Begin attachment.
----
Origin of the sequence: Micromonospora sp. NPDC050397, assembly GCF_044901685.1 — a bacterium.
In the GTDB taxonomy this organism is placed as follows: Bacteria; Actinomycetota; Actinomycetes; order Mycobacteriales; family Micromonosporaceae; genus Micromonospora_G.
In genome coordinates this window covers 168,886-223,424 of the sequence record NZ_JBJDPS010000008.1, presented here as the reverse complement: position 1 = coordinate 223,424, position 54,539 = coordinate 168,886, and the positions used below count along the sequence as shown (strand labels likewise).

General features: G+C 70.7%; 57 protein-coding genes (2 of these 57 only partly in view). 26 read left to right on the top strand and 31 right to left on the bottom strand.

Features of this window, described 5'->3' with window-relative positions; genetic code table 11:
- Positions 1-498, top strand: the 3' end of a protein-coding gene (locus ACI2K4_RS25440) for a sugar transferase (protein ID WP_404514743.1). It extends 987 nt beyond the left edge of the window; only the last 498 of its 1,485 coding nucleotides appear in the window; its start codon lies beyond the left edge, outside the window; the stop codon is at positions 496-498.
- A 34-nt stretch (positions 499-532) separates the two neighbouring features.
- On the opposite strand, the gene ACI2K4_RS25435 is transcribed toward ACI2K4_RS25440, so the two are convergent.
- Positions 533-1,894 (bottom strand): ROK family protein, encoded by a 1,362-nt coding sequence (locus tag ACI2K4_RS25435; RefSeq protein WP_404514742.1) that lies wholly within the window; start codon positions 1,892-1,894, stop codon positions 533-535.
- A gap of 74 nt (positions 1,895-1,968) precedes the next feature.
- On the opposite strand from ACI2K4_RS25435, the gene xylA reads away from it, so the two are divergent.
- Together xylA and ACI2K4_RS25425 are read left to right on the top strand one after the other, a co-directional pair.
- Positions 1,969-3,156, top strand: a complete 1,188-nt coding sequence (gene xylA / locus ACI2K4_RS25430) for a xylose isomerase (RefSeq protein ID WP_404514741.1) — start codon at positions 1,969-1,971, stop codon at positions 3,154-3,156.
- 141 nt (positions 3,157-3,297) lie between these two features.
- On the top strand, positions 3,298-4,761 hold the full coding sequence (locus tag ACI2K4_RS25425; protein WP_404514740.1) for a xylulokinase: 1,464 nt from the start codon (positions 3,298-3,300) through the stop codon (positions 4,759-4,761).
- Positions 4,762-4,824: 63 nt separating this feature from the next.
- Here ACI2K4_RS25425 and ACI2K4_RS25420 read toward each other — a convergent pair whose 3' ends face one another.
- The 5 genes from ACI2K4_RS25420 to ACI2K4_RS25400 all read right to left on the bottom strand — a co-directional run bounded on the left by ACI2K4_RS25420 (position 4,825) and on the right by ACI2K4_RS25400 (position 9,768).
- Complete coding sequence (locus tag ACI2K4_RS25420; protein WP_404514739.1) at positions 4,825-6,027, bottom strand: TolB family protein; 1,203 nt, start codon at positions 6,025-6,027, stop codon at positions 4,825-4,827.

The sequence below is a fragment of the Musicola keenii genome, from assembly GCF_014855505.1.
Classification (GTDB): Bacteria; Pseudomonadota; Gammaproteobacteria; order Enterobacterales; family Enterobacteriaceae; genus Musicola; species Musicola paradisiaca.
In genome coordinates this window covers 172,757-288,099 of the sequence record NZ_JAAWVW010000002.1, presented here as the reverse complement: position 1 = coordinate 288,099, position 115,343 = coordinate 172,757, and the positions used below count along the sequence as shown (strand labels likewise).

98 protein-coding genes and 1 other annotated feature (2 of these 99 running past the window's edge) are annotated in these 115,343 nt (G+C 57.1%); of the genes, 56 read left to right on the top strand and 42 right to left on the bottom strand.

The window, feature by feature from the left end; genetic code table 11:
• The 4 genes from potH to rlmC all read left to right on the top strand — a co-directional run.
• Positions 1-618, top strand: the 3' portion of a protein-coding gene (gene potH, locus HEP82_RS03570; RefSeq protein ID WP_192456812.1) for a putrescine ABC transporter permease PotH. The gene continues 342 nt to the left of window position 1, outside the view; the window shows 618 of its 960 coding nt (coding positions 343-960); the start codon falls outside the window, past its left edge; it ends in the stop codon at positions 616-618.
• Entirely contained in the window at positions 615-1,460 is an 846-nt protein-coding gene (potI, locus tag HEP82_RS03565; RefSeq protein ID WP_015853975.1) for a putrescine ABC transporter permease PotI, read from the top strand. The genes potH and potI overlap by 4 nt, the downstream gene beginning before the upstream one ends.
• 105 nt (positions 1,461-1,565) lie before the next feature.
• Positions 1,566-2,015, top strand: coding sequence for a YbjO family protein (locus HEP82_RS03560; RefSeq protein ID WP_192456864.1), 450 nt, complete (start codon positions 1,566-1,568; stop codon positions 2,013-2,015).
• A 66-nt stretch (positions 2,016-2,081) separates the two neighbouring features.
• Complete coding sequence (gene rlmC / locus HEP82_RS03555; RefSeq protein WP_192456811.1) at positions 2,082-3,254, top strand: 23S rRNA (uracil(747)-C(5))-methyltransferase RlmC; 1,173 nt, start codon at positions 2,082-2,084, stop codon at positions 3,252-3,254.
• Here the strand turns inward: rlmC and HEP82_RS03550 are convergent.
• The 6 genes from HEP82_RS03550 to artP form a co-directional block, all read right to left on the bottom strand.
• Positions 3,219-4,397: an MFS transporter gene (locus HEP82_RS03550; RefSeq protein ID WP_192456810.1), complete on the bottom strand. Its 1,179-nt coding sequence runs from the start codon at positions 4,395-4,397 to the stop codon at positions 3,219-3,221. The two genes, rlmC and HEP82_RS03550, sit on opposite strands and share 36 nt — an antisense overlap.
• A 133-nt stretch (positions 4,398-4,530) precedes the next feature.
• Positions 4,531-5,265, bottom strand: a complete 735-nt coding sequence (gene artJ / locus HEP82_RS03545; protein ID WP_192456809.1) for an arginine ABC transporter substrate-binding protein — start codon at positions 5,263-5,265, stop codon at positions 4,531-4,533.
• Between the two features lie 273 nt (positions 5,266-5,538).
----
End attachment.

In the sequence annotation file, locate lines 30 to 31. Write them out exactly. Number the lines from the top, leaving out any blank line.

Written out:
• A 66-nt stretch (positions 2,016-2,081) separates the two neighbouring features.
• Complete coding sequence (gene rlmC / locus HEP82_RS03555; RefSeq protein WP_192456811.1) at positions 2,082-3,254, top strand: 23S rRNA (uracil(747)-C(5))-methyltransferase RlmC; 1,173 nt, start codon at positions 2,082-2,084, stop codon at positions 3,252-3,254.